Tight, Sore Legs Be Gone
When your legs are bent for too long or just very stagnant from not moving around the office as much as you are used because you are working in self isolation, they can get very sore around the knees, ITB as the legs tighten.
First relax your leg in a sitting position and massage around the knee and through the quad for a minute. Press into where it hurts with a fingertip or a knuckle and massage in those spots, while slowly bending and straightening your knee.
Repeat 2 to 3 times for each place it hurts.
Then lie on your side with your foam roller under your hip.
Using your hands to brace you and support your weight, slowly roll down from your hip to your knee, rotating your body toward the ground as you go.
Roll back into the starting position and continue until you have worked through both sides and front of both legs.
Melt the Tension in Your Feet
The best part about this is you can do it under your desk while continuing whatever work you are doing.
Again, use your tennis ball or spiky ball while sitting, step on the ball and roll back and forth from heel to toe with firm pressure. If you need more pressure, do it while standing.
If you find any particularly tender spots, spend extra time rolling on those spots in small circles, or of course you can get in with your thumbs.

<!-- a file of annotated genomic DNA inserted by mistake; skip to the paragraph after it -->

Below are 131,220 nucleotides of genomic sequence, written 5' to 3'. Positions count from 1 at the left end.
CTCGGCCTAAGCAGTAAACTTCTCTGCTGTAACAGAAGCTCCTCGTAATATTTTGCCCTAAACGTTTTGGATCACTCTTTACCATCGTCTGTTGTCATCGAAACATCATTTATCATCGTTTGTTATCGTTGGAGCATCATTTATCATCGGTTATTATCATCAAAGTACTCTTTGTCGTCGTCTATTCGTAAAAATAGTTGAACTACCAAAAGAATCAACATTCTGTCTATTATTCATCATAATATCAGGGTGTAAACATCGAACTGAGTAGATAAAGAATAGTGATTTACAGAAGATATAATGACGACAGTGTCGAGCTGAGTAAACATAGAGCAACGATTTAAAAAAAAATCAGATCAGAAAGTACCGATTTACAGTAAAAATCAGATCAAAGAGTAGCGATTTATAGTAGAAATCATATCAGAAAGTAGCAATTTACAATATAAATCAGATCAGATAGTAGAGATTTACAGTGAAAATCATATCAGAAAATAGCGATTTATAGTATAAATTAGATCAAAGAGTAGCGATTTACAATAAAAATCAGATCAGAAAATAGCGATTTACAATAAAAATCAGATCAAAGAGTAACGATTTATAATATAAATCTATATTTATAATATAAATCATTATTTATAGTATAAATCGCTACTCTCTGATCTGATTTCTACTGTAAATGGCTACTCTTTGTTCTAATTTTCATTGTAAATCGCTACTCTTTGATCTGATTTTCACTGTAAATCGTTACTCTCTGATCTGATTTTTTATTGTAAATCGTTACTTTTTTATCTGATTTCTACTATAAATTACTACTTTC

Forearms & Wrists Will Thank You
If you are typing all day at a computer or doing manual labor, this is actually not only relieving but important to do regularly to avoid RSI issues etc.
Hold your arm out, palm up, and cup it just under the elbow with your opposite hand, being sure to grip around all the forearm tendons/muscles.
While holding your forearm firmly, flip/rotate your outstretched forearm 180 degrees over so your palm then faces the ground, then back again 180 degrees so the palm is facing up once more.
Repeat several times while gripping at different points all down your arm until you reach your wrist.
Then make your way back up to the start position at your elbow, but this time instead of rotating, try bending your wrist/hand up and down repeatedly until done. Switch arms and go again!
So there you have it, some great ways to manage pain and tightness until your next proper full body massage.
Hope it helps!